Traversing a few blocks to Great Western Road, I like to take a leisurely Saturday morning stroll westward as Indian grocers lay out their wares for the day and a steady stream of weekend brunchers begins trickling into the cafes – including the Cottonrake Bakery – that dot the street all the way to the Botanic Gardens. When you reach the Kibble Palace, be sure to peer in on tangles of colourful plant life under the exquisite glass ceiling.

At George Mewes Cheese pause to breathe in the heady deliciousness and select a ripe little number, then head for an artisan brunch of coffee and eggs royale at Cafezique on Hyndland Street. Locally sourced seasonal produce and freshly baked breads, patisserie and cakes baked at sister eatery Delizique, just one door along, take centre stage here. If seats are few within the cafe, the deli boasts a selection of tables where guests can brunch, lunch or sip coffee among glistening stacks of focaccia, Portuguese tarts, raspberry brownies and monstrous meringues while gazing at the masterful chefs in their open-plan kitchen.

Suitably fuelled, trundle by the farmers’ market (held on the second and fourth Saturday of the month), where local producers present delicacies such as venison medallions, hot smoked salmon and delicious Scottish cheese truckles.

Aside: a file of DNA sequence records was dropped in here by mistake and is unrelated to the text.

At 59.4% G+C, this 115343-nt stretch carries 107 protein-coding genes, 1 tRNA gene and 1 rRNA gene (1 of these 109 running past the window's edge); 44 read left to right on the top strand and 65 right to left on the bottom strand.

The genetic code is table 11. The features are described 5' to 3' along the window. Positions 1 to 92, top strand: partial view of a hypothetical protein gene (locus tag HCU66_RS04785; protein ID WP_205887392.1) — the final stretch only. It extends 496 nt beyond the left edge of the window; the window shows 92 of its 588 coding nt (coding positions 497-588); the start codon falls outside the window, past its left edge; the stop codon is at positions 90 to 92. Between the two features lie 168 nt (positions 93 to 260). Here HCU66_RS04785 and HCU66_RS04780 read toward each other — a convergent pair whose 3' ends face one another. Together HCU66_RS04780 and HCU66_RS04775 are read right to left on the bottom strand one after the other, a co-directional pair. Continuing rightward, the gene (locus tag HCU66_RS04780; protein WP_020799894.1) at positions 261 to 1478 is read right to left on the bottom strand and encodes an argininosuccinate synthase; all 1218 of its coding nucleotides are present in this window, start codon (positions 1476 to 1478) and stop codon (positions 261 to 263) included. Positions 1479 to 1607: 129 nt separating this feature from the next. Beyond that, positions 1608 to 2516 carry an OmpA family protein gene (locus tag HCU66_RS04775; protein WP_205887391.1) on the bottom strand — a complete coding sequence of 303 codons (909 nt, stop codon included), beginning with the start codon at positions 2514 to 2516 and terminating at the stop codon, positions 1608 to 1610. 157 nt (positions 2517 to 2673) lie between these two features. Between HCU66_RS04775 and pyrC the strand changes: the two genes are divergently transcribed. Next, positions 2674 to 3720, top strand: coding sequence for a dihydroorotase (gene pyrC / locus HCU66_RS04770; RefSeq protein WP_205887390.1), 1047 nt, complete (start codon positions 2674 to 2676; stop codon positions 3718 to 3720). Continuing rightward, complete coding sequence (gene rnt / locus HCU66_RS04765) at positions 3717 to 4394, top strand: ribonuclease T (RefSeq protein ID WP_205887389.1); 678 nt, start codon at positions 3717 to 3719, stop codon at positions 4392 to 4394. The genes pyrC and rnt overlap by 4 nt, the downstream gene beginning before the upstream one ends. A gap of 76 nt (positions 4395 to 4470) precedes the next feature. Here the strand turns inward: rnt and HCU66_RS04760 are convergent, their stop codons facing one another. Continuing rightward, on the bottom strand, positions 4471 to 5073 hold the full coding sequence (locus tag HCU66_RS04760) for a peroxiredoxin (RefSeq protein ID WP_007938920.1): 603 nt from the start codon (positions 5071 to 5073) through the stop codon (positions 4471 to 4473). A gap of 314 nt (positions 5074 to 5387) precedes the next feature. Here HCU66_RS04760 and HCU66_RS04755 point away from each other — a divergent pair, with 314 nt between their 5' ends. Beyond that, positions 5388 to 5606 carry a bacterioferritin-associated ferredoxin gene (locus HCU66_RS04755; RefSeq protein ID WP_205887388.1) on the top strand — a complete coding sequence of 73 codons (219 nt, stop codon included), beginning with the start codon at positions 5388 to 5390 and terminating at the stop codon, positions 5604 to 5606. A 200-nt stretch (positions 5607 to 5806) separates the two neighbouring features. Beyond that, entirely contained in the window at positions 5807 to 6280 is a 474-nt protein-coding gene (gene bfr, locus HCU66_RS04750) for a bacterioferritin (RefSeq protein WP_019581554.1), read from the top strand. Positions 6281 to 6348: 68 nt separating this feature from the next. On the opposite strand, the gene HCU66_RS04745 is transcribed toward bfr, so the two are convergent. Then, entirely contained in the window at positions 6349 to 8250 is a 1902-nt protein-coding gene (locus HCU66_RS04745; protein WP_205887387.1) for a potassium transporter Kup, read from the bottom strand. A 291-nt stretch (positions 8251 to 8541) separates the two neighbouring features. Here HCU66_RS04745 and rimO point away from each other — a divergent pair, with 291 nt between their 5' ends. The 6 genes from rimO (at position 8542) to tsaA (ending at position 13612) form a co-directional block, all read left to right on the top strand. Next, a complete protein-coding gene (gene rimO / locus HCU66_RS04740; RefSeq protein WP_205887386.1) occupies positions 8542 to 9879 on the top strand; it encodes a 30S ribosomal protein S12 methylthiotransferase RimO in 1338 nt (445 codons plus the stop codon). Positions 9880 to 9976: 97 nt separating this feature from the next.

Only 10 minutes’ walk away is the majestic Kelvingrove Art Gallery and Museum, an otherworldly treasure trove of arts and fascinating exhibits (it also stocks signature scarves and interior pieces from our brand portfolio). Gazing at works by the Glasgow Boys – a group of artists, including George Henry and James Guthrie, who practised Impressionist and post-Impressionist painting in the 1880s and 90s – and Scottish Colourists is a joy I will never tire of. Posing for fun shots by the taxidermy exhibits and hopscotching over the impressive expanse of chequerboard floor evokes many cherished childhood memories – most poignantly, the moment I fell in love with painting on a high school art trip. Depart via the rear revolving doors – or perhaps they’re at the front, depending on how you interpret the famous story of the building’s planning history. Legend has it the Kelvingrove was built back to front, leading to the suicide of the architect at the helm.

Head along Kelvin Way, the tree-lined boulevard separating either side of Kelvingrove Park, then journey down Gibson Street under the gaze of the University of Glasgow cathedral, dazzling in the sunlight. Drop by Thistle Gallery on Park Road, which often hosts an exhibition launch on Saturday afternoon. It only opened in late 2014, but already the gallery has become a neighbourhood staple, and I’m honoured to have them represent me as an artist.